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Advances in Redox Research




The pathogenesis of hypertension has been linked to excessive levels of reactive oxygen species (ROS), particularly superoxide (O2•−), in multiple tissues and organ systems. Overexpression of superoxide dismutase (SOD) to scavenge O2•− has been shown to decrease blood pressure in hypertensive animals. We have previously shown that MnTnBuOE-2-PyP5+ (BuOE), a manganese porphyrin SOD mimic currently in clinical trials as a normal tissue protector for cancer patients undergoing radiation therapy, can scavenge O2•− and acutely decrease normotensive blood pressures. Herein, we hypothesized that BuOE decreases hypertensive blood pressures. Using angiotensin II (AngII)-hypertensive mice, we demonstrate that BuOE administered both intraperitoneally and intravenously (IV) acutely decreases elevated blood pressure. Further investigation using renal sympathetic nerve recordings in spontaneously hypertensive rats (SHRs) reveals that immediately following IV injection of BuOE, blood pressure and renal sympathetic nerve activity (RSNA) decrease. BuOE also induces dose-dependent vasodilation of femoral arteries from AngII-hypertensive mice, a response that is mediated, at least in part, by nitric oxide, as demonstrated by ex vivo video myography. We confirmed this vasodilation in vivo using doppler imaging of the superior mesenteric artery in AngII-hypertensive mice. Together, these data demonstrate that BuOE acutely decreases RSNA and induces vasodilation, which likely contribute to its ability to rapidly decrease hypertensive blood pressure.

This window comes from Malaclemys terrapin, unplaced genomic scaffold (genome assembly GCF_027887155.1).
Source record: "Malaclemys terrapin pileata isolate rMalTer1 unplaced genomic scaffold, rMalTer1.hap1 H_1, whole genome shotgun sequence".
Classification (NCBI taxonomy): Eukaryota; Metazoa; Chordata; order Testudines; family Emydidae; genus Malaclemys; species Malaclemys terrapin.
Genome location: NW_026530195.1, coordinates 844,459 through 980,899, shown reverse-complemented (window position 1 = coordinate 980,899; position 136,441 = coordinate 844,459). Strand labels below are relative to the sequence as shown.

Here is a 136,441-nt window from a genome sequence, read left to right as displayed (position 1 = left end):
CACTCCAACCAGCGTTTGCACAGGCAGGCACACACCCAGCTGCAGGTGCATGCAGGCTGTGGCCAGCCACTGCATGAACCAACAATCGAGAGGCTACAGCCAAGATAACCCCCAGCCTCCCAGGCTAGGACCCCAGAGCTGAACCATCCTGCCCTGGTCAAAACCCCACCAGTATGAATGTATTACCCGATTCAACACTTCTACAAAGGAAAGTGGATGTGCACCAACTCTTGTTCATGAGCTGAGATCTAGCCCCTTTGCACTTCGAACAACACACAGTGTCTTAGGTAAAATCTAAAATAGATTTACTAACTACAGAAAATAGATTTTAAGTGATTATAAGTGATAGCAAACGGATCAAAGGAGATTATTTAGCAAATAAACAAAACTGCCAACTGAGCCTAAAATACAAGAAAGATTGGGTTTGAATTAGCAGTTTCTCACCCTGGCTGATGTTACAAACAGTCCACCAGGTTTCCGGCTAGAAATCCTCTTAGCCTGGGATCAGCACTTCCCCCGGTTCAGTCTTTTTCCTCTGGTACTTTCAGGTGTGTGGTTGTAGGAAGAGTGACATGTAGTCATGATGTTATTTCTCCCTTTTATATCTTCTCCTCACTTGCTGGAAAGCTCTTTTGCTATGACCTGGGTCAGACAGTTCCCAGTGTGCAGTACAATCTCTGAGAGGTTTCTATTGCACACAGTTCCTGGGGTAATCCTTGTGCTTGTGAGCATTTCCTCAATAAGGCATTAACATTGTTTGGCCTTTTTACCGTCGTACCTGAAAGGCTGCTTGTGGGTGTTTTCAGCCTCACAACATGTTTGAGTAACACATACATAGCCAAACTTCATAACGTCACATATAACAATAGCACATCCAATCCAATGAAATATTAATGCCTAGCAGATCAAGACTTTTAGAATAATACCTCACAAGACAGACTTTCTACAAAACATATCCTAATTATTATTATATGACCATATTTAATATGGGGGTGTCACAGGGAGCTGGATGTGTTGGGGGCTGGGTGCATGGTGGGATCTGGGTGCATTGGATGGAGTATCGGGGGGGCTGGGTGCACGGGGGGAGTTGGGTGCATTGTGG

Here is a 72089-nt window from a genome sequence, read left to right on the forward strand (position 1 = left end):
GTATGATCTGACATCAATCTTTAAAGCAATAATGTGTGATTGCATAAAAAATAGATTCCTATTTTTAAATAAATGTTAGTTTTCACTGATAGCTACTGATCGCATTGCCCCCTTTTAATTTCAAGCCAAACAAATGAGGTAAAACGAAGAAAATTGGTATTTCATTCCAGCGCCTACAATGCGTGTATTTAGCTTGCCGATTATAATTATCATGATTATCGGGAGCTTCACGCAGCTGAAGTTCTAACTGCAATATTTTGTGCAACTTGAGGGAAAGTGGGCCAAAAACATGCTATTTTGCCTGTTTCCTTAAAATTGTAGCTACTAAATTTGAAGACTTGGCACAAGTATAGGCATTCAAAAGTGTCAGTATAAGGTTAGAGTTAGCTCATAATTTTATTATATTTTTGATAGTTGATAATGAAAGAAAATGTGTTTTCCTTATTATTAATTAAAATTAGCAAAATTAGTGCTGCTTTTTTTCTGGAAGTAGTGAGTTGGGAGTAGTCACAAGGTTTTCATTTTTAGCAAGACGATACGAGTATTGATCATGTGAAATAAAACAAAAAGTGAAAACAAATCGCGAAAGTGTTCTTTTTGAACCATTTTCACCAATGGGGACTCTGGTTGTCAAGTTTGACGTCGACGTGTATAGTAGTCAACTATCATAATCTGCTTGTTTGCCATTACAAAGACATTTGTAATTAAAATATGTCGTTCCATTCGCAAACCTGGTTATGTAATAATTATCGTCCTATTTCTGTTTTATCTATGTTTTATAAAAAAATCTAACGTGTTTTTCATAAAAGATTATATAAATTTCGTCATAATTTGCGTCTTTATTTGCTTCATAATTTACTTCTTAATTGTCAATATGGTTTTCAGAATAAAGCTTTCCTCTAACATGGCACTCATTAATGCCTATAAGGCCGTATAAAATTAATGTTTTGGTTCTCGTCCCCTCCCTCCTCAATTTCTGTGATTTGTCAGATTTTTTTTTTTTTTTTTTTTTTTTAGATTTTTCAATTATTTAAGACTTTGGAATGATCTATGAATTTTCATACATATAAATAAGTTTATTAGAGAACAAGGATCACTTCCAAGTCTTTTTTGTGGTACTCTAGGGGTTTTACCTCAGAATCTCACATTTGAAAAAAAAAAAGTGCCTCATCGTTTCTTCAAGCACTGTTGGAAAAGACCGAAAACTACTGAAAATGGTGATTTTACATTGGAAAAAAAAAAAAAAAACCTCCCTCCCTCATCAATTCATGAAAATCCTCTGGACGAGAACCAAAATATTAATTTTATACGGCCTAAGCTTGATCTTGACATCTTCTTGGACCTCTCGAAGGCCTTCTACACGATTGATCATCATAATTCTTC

This is an open access article licensed under the Creative Commons Attribution NonCommercial NoDerivatives license.


Creative Commons License

Creative Commons Attribution-Noncommercial-No Derivative Works 4.0 License
This work is licensed under a Creative Commons Attribution-Noncommercial-No Derivative Works 4.0 License.